TSA Offers Passenger Support
With the onset of weather more favorable to travel and enjoying the outdoors, the Transportation Security Administration (TSA) has issued its usual reminders regarding TSA programs and services beneficial to travelers with disabilities and medical conditions.
The following information could also prove useful to blinded veterans and their families traveling to Jacksonville for the 72nd National Convention.
- TSA Cares is a helpline for travelers with disabilities or medical conditions who wish to prepare for the screening process prior to flying. Travelers or their companions may call TSA Cares toll free at 855-787-2227 or email TSA-ContactCenter@tsa.dhs.gov. The hours of operation for the TSA Cares helpline are 8:00 a.m. to 11:00 p.m. Eastern Time Monday-Friday and 9:00 a.m.-8:00 p.m. on weekends and holidays.
- TSA Pre-Check is a screening program open to travelers with disabilities and medical conditions who volunteer information about themselves prior to flying. The program allows TSA to focus on passengers that the agency knows less about and those who are considered high-risk. Although Pre-Check is open to everyone, it may be particularly useful for veterans with mobility challenges.
- A TSA.gov Landing Page contains information about the screening of disabilities or medical conditions. It can be accessed via the international icon on the page. TSA posts information that is developed specifically for travelers with disabilities and medical conditions. Travelers can select a specific disability or medical condition at www.TSA.gov and learn how to prepare for security screening.
- The TSA Disability Notification Card documents the disability or medical condition. The notification card can also be found at https://www.tsa.gov/travel/special-procedures. It can be accompanied by other medical documentation.
- TSA Technology Screenings or Pat-Down Procedures are sometimes troublesome to air travelers of all types. Learning more about these procedures can make them less threatening. Additional information is located at https://www.tsa.gov/travel/security-screening.
VVMF Commemorates 35 Years Since Wall Groundbreaking
On the afternoon of March 26, the Vietnam Veterans Memorial Fund (VVMF) hosted a 35th anniversary groundbreaking ceremony 50 years to the day of the actual groundbreaking on March 26, 1982. Brief remarks were offered by Jan Scruggs and Bob Doubek, both co-founders of VVMF. Scruggs was also a longtime president of VVMF while Doubek is a former executive director.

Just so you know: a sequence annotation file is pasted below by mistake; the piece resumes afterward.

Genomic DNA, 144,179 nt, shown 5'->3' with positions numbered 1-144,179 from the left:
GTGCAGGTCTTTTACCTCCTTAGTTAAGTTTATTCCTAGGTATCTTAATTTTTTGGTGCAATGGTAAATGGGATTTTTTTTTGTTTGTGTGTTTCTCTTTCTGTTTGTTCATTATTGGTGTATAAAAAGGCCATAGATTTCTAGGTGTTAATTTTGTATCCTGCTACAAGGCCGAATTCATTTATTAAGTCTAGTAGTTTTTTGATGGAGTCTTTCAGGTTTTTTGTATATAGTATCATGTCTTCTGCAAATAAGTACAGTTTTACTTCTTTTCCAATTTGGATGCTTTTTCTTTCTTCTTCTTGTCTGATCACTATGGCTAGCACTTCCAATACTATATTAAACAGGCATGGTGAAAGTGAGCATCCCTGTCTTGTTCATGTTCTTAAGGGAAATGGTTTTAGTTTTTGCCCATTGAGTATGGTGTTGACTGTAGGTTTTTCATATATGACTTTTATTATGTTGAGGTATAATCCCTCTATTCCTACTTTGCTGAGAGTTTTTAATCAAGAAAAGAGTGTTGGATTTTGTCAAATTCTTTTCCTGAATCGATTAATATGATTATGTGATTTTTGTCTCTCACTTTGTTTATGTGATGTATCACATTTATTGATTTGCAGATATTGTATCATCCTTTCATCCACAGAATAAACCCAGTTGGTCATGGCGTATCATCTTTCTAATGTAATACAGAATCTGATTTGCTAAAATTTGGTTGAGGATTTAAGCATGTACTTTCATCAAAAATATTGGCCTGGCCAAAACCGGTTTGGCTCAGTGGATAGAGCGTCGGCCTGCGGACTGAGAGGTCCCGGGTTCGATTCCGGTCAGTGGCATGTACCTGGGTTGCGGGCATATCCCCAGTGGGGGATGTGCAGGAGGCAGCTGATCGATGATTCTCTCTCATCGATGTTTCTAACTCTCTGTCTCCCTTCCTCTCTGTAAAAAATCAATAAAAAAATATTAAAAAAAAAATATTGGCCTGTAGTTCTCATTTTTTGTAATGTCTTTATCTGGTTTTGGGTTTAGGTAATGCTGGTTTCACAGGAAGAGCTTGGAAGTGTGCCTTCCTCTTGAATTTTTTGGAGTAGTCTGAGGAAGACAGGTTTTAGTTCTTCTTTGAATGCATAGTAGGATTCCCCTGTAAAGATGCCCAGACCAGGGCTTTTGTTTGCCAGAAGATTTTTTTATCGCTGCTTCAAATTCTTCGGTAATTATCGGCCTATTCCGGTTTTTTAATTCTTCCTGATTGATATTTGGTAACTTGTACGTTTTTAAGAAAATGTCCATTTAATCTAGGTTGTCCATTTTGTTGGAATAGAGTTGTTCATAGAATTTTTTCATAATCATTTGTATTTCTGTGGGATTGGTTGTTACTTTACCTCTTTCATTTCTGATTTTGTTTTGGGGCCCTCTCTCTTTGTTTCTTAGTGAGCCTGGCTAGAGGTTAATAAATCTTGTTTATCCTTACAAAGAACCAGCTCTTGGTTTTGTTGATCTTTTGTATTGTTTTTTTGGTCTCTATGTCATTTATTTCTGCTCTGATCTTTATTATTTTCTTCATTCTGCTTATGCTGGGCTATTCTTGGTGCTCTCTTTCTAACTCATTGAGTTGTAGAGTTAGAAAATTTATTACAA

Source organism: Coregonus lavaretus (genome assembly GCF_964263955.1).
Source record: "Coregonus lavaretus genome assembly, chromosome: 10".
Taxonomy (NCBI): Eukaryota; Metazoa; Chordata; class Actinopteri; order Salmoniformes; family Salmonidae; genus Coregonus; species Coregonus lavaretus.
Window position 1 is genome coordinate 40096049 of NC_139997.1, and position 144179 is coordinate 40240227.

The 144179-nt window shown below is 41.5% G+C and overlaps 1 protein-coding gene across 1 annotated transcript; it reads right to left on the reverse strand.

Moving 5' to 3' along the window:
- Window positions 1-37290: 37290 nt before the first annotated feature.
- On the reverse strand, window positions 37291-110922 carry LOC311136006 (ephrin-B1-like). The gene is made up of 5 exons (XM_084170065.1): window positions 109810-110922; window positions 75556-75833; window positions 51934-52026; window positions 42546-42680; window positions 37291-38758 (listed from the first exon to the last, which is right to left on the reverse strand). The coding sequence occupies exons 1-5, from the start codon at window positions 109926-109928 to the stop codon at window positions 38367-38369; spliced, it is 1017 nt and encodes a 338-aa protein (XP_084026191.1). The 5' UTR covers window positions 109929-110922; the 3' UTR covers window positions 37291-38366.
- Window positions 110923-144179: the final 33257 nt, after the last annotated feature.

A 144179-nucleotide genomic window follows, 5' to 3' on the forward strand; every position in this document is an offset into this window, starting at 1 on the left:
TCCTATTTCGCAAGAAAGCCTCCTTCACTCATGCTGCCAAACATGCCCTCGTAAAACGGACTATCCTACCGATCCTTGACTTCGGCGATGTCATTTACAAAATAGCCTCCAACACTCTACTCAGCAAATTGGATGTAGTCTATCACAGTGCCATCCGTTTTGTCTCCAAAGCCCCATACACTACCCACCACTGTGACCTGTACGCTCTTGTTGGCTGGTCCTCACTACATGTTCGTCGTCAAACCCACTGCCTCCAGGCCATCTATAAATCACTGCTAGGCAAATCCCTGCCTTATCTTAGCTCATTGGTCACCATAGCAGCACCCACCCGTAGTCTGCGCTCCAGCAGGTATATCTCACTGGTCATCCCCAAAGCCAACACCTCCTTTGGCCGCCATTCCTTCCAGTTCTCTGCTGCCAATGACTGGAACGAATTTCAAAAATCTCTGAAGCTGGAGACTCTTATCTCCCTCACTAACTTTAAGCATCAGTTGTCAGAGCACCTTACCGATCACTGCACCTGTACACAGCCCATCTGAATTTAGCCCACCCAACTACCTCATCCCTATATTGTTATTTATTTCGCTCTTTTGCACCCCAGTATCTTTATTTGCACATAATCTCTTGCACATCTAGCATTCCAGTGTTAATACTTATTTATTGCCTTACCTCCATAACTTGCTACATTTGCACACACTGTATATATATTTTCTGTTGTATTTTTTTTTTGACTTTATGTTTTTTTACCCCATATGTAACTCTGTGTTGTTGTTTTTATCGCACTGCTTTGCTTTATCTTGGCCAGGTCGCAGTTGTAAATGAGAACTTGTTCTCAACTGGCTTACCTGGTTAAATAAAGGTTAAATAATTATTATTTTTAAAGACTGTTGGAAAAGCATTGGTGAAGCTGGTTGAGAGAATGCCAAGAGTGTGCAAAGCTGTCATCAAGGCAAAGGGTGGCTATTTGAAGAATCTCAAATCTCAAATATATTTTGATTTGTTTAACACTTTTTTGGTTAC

Commemorative events at The Wall are scheduled throughout 2017, highlighted by the reading of each of the Wall’s 58,307 names November 7-10, a special Veterans Day service November 11, and ceremonies on November 13 marking 35 years since the memorial’s dedication.
VVMF is seeking personal stories related to the groundbreaking and dedication events of the Vietnam Veterans Memorial.
Stories can be shared at http://act.vvmf.org/35-years. If the stories are not directly about the groundbreaking and dedication, VVMF would still like the veterans and the general public to share their reflections and perspectives of the first time they heard about, saw, or visited the memorial.
Distance Learning Option Now Possible with Statler
The National Statler Center’s training for blind and visually impaired clients who seek career employment is now possible through a new distance learning program option.
“We have worked diligently for the last two years to prepare this program and feel that it will offer students who would not otherwise be able to attend onsite programs to still receive our highly regarded training and placement services,” said Coordinator of Admissions Elizabeth Hassett Schmidt.
The less expensive distance learning option runs in conjunction with regular onsite classes so that clients and counselors have the flexibility to choose the option that best fits their needs.
Statler has more than 600 graduates to date and boasts an 81.3 percent placement rate for graduates across the country.
Service Dog Legislation In House and Senate
The Puppies Assisting Wounded Servicemembers (PAWS) Act was reintroduced in early May in an effort to provide service dogs to veterans with Post-Traumatic Stress Disorder.
“Service dogs can provide support, peace, and joy to these Americans as they confront the invisible scars of war,” said Senator Deb Fischer (R-NE), who reintroduced the bill with co-sponsor Cory Booker (D-NJ) after it stalled in the 114th Congress. Representative Ron DeSantis (R-FL-6) introduced the House version of the legislation.
Veterans with physical disabilities such as vision loss are already able to receive a service dog.
Women of the Armed Forces
by Warner Murray, New York Regional Group
Women of the military, we recognize you
In all branches of service, for many things you do.
A mother, sister, or daughter, or whoever it may be,
You fulfilled the mission on land, the air, and the sea.
Your excellent leadership solved many problems at hand,
Women intuition and knowledge can heal this land.
You have proven your abilities in more ways than one.
Your brilliance of mind is second to none.
Women of the military have truly passed the test.
Because of the women, this military is the best.